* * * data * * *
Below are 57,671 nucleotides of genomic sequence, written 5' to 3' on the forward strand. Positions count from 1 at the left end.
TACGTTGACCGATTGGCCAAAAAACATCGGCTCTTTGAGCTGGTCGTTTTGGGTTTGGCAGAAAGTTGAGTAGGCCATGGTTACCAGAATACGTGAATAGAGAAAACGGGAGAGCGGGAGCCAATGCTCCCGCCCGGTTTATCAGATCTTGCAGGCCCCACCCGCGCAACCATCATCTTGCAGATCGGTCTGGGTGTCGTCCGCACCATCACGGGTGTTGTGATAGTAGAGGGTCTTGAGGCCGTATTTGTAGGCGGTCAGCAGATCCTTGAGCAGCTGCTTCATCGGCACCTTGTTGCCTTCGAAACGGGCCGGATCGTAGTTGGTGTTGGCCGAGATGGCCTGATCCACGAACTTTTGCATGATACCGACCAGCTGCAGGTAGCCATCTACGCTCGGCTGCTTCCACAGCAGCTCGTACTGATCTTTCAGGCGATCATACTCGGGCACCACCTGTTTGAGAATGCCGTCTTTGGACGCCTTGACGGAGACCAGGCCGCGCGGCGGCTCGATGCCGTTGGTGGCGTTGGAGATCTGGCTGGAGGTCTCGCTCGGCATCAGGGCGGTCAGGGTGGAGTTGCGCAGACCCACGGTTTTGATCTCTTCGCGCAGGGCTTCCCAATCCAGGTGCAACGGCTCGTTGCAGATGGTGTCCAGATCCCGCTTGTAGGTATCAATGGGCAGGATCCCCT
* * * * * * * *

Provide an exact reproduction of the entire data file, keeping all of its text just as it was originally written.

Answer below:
Below are 57,671 nucleotides of genomic sequence, written 5' to 3' on the forward strand. Positions count from 1 at the left end.
TACGTTGACCGATTGGCCAAAAAACATCGGCTCTTTGAGCTGGTCGTTTTGGGTTTGGCAGAAAGTTGAGTAGGCCATGGTTACCAGAATACGTGAATAGAGAAAACGGGAGAGCGGGAGCCAATGCTCCCGCCCGGTTTATCAGATCTTGCAGGCCCCACCCGCGCAACCATCATCTTGCAGATCGGTCTGGGTGTCGTCCGCACCATCACGGGTGTTGTGATAGTAGAGGGTCTTGAGGCCGTATTTGTAGGCGGTCAGCAGATCCTTGAGCAGCTGCTTCATCGGCACCTTGTTGCCTTCGAAACGGGCCGGATCGTAGTTGGTGTTGGCCGAGATGGCCTGATCCACGAACTTTTGCATGATACCGACCAGCTGCAGGTAGCCATCTACGCTCGGCTGCTTCCACAGCAGCTCGTACTGATCTTTCAGGCGATCATACTCGGGCACCACCTGTTTGAGAATGCCGTCTTTGGACGCCTTGACGGAGACCAGGCCGCGCGGCGGCTCGATGCCGTTGGTGGCGTTGGAGATCTGGCTGGAGGTCTCGCTCGGCATCAGGGCGGTCAGGGTGGAGTTGCGCAGACCCACGGTTTTGATCTCTTCGCGCAGGGCTTCCCAATCCAGGTGCAACGGCTCGTTGCAGATGGTGTCCAGATCCCGCTTGTAGGTATCAATGGGCAGGATCCCCT